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    I share the concern of the hon. Member for Gordon (Mr. Bruce) about incidents of child molestation. Such incidents can be traumatic for children, and even a minor incident can have a disturbing effect and be a source of great worry to parents. Incidents which have a specific and explicit sexual connotation are of particular concern, and that is especially true when young children are involved. I agree that we should do everything in our power to ensure that incidents are adequately dealt with.

    The hon. Gentleman and I have been in correspondence on the matter, following approaches made to him by the constituents to whom he referred. Those constituents have also been in direct correspondence with my Department, which brought the matter to my attention. I, too, have been impressed with the concern that has been shown by the parents and with the businesslike manner in which they have approached their arguments for changes in the law.

    The new clause seems to go wider than the concern expressed. It relates to all breaches of the peace as a result of which a child has been alarmed. That could result from any of what one might call ordinary breaches of the peace—for example, shouting abusive language outside a football ground or a fight outside a public house. That might alarm a young child, but the hon. Gentleman will agree that it would be wrong to seek to label an offender of that sort a child molester.

    However, that illustrates the difficulty of drafting a workable provision in that area. My Department has been considering the matter for some time, and although we entirely sympathise with the objectives, we see great difficulty in pinning down in statutory language the sort of behaviour, presently comprised within breach of the peace, which nevertheless could be described as child molestation in some sexual sense, and which one would wish to see on an offenders' record for future reference. Almost any description of the behaviour that can be worked out seems to take it out of the realm of breach of the peace altogether and into some other common law crime—for example lewd and libidinous behaviour, which would be charged as such, and in relation to which the offender's record would be entirely plain.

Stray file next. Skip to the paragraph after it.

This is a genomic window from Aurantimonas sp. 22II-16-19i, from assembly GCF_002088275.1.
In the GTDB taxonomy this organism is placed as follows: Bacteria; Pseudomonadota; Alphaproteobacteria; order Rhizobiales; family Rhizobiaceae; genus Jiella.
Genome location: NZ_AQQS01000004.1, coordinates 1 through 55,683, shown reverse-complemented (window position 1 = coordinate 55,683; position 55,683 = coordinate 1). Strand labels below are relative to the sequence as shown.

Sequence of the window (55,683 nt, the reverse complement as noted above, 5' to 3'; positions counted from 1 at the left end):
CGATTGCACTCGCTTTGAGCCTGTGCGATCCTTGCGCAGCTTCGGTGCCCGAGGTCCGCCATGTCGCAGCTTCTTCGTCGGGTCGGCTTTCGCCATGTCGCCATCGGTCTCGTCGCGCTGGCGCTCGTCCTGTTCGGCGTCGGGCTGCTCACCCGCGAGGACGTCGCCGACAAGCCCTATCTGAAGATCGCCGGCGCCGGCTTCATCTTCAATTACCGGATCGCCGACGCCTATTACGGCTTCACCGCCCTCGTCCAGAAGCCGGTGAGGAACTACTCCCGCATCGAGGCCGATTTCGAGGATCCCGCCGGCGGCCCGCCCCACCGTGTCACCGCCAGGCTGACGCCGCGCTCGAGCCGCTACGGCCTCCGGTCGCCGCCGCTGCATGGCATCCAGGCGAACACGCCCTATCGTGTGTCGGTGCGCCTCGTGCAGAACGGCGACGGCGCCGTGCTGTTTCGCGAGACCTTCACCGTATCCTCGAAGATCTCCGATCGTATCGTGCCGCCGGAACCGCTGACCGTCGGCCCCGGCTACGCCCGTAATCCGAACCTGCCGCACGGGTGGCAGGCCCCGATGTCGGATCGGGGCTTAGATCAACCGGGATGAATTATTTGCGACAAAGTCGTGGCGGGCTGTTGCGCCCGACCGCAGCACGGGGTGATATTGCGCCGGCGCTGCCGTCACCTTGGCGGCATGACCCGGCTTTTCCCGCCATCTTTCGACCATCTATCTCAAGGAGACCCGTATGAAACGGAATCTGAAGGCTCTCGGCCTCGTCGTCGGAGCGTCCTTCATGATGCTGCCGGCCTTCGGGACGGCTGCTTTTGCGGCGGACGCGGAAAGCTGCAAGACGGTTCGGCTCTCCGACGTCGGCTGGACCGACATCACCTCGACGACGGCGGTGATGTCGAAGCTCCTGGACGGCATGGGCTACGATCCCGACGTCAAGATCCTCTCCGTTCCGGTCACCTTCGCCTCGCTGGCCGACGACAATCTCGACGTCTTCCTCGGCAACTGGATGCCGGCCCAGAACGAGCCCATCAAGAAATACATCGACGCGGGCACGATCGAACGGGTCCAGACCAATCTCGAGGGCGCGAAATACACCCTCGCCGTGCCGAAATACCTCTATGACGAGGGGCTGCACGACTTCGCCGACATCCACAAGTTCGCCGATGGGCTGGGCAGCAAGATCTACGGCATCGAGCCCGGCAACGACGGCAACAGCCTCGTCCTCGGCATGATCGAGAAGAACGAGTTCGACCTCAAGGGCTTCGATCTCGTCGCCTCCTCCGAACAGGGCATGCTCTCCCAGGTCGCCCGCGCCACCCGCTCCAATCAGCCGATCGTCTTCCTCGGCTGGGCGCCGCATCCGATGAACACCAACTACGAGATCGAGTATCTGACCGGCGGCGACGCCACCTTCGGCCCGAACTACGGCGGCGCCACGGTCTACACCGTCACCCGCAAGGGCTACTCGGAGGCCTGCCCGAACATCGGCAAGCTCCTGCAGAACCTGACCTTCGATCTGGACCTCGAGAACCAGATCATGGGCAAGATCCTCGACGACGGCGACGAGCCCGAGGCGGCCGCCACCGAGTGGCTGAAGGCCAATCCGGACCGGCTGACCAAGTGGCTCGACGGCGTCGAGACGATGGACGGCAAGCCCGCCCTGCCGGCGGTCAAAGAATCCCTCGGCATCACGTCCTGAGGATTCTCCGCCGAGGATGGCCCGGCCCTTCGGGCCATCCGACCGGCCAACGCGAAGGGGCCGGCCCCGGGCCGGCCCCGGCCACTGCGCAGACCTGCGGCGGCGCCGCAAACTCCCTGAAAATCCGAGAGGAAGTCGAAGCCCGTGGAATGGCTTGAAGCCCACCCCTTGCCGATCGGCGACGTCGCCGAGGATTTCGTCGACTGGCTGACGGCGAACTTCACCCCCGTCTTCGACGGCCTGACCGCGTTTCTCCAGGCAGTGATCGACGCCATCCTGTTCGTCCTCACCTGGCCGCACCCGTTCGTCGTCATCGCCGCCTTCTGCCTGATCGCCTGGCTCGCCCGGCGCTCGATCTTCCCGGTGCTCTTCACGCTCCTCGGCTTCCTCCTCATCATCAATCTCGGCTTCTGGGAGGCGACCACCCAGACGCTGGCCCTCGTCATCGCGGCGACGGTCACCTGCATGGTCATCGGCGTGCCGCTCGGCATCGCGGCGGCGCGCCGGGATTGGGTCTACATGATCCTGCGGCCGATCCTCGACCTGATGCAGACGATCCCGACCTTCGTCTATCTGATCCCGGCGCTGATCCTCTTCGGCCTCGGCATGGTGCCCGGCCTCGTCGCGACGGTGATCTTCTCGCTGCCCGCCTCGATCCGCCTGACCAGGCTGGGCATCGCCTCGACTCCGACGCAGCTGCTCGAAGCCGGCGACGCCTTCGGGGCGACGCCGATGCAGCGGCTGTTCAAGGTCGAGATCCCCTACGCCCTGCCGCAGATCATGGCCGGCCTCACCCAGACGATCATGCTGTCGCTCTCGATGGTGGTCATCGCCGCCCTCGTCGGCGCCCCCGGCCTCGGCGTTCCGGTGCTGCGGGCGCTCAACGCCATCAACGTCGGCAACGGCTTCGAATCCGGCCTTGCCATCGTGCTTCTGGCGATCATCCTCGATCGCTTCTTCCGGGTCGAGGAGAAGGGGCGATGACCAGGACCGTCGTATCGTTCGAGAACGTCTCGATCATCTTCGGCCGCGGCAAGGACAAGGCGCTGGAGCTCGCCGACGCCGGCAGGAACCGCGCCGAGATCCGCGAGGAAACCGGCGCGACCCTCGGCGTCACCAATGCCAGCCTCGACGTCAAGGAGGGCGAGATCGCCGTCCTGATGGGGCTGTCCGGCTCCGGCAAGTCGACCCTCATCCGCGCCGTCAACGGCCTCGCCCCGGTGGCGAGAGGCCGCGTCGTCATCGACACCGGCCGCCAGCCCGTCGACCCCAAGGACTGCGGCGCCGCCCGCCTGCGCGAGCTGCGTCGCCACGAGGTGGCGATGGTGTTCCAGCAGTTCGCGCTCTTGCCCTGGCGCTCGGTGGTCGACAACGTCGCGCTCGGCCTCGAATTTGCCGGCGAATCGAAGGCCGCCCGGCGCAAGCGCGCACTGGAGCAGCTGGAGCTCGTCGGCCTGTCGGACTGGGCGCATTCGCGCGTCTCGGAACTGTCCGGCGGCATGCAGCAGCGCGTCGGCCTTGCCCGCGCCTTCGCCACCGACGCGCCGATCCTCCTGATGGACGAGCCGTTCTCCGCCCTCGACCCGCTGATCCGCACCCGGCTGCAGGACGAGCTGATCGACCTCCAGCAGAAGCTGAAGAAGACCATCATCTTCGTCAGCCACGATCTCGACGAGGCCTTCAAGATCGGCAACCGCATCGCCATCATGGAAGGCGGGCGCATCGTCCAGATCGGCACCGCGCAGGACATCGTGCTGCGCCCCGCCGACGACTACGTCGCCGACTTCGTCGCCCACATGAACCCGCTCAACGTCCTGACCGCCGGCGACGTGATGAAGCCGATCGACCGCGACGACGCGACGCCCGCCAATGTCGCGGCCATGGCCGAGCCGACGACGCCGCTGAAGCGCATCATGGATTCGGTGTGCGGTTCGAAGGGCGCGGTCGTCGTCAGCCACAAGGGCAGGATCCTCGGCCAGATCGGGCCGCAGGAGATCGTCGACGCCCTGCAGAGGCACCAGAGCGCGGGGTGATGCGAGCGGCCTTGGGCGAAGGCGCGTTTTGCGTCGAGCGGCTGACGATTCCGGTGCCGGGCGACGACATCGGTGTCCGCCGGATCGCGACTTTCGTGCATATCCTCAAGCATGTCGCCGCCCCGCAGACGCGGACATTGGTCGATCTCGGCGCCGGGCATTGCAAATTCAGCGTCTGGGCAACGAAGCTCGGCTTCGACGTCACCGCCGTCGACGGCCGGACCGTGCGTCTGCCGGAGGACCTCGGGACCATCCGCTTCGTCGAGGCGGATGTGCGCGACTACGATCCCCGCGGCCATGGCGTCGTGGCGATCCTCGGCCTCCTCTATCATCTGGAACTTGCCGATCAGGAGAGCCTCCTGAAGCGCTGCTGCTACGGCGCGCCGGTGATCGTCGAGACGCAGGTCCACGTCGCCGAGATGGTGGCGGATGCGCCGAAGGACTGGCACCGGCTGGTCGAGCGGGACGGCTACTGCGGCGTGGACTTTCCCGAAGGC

Therefore, while I sympathise with the objective, so far I have been unable to devise a form of statutory wording that would achieve the desired effect. I do not believe that the present clause, as I have already explained, succeeds in doing so. Having said that, I should make it clear that my mind is not closed on the matter, because I recognise the worrying nature of the problem. I remain happy to consider any further suggestions or alternative means of approach that would reach that objective. I should be prepared to look sympathetically at any alternative formulation that may ultimately be forthcoming. I do not believe that the hon. Gentleman's new clause achieves the purpose in a satisfactory way; and I hope that he will withdraw it.

    9.45 pm

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    I am grateful to the Minister for that response, which deals adequately with the concerns that have been expressed by my constituents and the way in which they have gone about trying to promote their issue.

    I accept the shortcomings of my new clause, which, I freely admit, was an opportunity to bring the matter to the House and discuss it a little more. From the correspondence that he has had, I think the Minister recognises that the existing charge of lewd and libidinous behaviour is too strong for the circumstances. My constituents are looking for something in between to deal with a particular situation. I accept that the new clause may not be the right way to do it. I appreciate the Minister saying that his mind remains open and that he is willing to consider alternatives.

    I advise the House, and warn the Minister—although I think that he is aware of this already—that my constituents have written to numerous foreign countries to obtain guidance on similar circumstances elsewhere. There have been some interesting and useful replies. In a nutshell, the problem is that simple breach of the peace does not quite go far enough, but lewd and libidinous behaviour goes too far. There is a need for something in between. I appreciate the difficulties.

    My constituents are looking for an additional option, not a replacement for an existing charge. They are looking for something which, if it were possible to pin it on someone who was guilty of the offence, would make it clear that it was a child molestation offence, whereas breach of the peace could mean almost anything and would not elicit the same danger signals.

    I am grateful to the Minister for saying that he will consider the matter further. I beg to ask leave to withdraw the motion.

    Motion and clause, by leave, withdrawn.